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Like HIV, the new coronavirus was found to remove marker molecules on the surface of an infected cell so that it could evade attack. Photo: Shutterstock

Coronavirus uses same strategy as HIV to dodge immune response, Chinese study finds

  • Both viruses remove marker molecules on surface of an infected cell that are used to identify invaders, according to Chinese researchers
  • This commonality could mean Sars-CoV-2 may be around for some time, they say
The novel coronavirus uses the same strategy to evade attack from the human immune system as HIV, according to a new study by Chinese scientists.

Both viruses remove marker molecules on the surface of an infected cell that are used by the immune system to identify invaders, the researchers said in a non-peer reviewed paper posted on preprint website on Sunday. They warned that this commonality could mean Sars-CoV-2, the clinical name for the virus, could be around for some time, like HIV.

Virologist Zhang Hui and a team from Sun Yat-sen University in Guangzhou also said their discovery added weight to clinical observations that the coronavirus was showing “some characteristics of viruses causing chronic infection”.


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Their research involved collecting killer T cells from five patients who had recently recovered from Covid-19, the disease caused by the virus. Those immune cells are generated by people after they are infected with Sars-CoV-2 – their job is to find and destroy the virus.

But the killer T cells used in the study were not effective at eliminating the virus in infected cells. When the scientists took a closer look they found that a molecule known as major histocompatibility complex, or MHC, was missing.

The molecule is an identification tag usually present in the membrane of a healthy cell, or in sick cells infected by other coronaviruses such as severe acute respiratory syndrome, or Sars. It changes with infections, alerting the immune system whether a cell is healthy or infected by a virus.


HIV uses the same strategy – MHC molecules are also absent in cells infected with that virus.

“In contrast, Sars does not make use of this function,” Zhang said.

The coronavirus removes these markers by producing a protein known as ORF8, which binds with MHC molecules, then pulls them inside the infected cell and destroys them, the researchers said.

ORF8 is known to play an important role in viral replication, and most commercial test kits target this gene to detect viral loads in nose or oral swabs.

While drugs being used to treat Covid-19 patients mainly targeted enzymes or structural proteins needed for viral replication, Zhang and his team suggested compounds be developed “specifically targeting the impairment of MHC by ORF8, and therefore enhancing immune surveillance for Sars-CoV-2 infection”.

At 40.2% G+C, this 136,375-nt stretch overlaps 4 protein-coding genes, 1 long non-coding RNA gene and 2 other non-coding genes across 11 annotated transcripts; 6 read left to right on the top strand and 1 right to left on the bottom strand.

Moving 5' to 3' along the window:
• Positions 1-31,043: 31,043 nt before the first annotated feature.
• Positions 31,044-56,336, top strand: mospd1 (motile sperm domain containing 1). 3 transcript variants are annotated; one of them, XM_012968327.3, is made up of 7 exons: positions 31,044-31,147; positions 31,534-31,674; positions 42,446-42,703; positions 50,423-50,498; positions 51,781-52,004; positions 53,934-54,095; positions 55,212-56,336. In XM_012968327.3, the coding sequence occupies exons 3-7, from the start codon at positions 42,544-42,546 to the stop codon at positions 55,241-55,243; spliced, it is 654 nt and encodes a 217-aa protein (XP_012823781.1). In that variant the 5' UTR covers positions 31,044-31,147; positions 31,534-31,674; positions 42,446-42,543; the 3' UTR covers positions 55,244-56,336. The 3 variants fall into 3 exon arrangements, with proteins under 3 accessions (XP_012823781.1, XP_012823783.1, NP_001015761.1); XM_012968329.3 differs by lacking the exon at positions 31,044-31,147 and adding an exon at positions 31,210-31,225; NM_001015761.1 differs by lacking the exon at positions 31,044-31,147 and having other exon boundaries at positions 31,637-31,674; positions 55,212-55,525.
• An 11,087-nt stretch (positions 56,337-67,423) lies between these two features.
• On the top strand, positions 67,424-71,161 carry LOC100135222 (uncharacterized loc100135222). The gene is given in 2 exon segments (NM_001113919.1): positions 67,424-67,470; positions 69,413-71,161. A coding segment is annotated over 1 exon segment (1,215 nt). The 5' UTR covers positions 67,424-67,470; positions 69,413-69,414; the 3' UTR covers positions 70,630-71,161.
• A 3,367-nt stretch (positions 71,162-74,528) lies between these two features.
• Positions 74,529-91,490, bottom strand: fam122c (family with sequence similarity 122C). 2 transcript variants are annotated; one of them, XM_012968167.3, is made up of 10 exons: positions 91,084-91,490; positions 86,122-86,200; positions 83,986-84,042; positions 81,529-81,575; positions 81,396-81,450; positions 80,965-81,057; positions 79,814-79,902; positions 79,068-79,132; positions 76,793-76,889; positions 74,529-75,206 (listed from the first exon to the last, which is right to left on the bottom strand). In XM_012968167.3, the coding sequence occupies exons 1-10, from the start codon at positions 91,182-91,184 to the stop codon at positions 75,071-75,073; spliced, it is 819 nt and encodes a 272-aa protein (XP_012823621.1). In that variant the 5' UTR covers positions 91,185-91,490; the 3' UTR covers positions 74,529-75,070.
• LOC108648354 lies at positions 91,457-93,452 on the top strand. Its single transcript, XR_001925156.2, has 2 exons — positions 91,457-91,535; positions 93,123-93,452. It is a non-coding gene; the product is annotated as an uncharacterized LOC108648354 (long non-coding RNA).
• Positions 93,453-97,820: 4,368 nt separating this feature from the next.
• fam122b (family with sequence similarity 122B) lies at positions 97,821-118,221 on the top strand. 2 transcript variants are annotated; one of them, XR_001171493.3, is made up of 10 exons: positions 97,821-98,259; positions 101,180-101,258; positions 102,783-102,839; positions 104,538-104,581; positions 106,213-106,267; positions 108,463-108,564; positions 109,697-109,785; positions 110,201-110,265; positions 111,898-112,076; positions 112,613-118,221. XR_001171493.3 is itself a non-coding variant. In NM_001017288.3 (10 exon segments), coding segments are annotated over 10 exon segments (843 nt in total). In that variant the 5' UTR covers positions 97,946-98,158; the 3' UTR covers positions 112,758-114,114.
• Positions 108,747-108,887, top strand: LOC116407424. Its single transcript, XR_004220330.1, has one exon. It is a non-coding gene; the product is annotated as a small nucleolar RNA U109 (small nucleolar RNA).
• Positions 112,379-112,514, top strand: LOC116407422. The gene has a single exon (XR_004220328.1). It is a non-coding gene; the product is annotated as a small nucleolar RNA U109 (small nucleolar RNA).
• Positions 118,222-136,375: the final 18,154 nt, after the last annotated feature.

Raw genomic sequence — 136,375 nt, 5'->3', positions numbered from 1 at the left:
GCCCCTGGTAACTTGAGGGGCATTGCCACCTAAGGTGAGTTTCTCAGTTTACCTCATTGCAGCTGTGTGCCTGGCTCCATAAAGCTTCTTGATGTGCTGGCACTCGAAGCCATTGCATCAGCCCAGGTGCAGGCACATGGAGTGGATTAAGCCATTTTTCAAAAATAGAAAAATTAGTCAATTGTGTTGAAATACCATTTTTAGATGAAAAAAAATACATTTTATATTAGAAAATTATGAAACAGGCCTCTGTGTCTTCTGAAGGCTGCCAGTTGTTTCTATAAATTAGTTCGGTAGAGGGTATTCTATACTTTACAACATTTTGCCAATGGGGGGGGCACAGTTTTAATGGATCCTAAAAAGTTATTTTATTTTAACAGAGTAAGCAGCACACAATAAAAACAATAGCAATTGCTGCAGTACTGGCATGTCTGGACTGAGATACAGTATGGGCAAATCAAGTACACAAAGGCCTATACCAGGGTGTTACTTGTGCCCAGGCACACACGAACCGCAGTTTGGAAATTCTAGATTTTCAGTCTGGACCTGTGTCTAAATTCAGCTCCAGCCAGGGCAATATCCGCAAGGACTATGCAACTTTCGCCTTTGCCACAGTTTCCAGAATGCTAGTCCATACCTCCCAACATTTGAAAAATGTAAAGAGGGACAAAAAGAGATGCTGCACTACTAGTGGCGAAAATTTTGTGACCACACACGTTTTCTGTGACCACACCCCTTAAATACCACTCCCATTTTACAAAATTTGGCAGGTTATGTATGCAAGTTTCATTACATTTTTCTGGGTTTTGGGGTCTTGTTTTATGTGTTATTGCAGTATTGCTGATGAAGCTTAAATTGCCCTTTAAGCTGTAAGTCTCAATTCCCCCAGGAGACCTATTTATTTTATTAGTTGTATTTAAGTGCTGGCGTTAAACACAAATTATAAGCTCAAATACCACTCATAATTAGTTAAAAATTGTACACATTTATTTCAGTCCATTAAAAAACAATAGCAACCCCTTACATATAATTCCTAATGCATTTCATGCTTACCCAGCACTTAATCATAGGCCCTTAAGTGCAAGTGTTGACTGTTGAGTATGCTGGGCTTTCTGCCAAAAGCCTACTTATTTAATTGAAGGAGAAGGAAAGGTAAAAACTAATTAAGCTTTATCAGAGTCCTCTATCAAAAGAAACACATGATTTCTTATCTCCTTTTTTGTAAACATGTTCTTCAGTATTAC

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Earlier studies have found the spike protein of the new coronavirus had a structure that allowed it to enter many types of human cells and bind with them. The same structure was also found in HIV, but not in other coronaviruses found in animals such as bats and pangolins.


Another study by researchers in New York and Shanghai also found that Sars-CoV-2 could kill T cells. The discovery came after autopsies in China found immune system destruction similar to that caused by Aids.

Four decades after HIV – a virus that attacks the immune system – emerged, it has killed about 32 million people globally, according to the World Health Organisation, and there is still no vaccine or drug that can completely cure the disease.

Zhang Shuye, principal investigator with the Shanghai Public Health Clinical Centre at Fudan University, said the findings of the Guangzhou study were “not entirely a surprise”, and unrelated viruses could take on similar traits as they came under similar selective pressure.


Suppression of MHC molecules had also happened in other viruses such as some herpes viruses, said Zhang, who was not involved in the study.

He noted that the new coronavirus was not hijacking T cells and turning them into a means to reproduce, as HIV did, adding that the new virus was mutating at a much slower pace and the death rate was “much, much lower than for Aids”.

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He said the body’s immune system had various ways to fight back. “What we need to bear in mind through this pandemic is that, though the virus may have some traits that are new or unexpected, the majority of patients recover,” Zhang said. “This should give us some confidence.”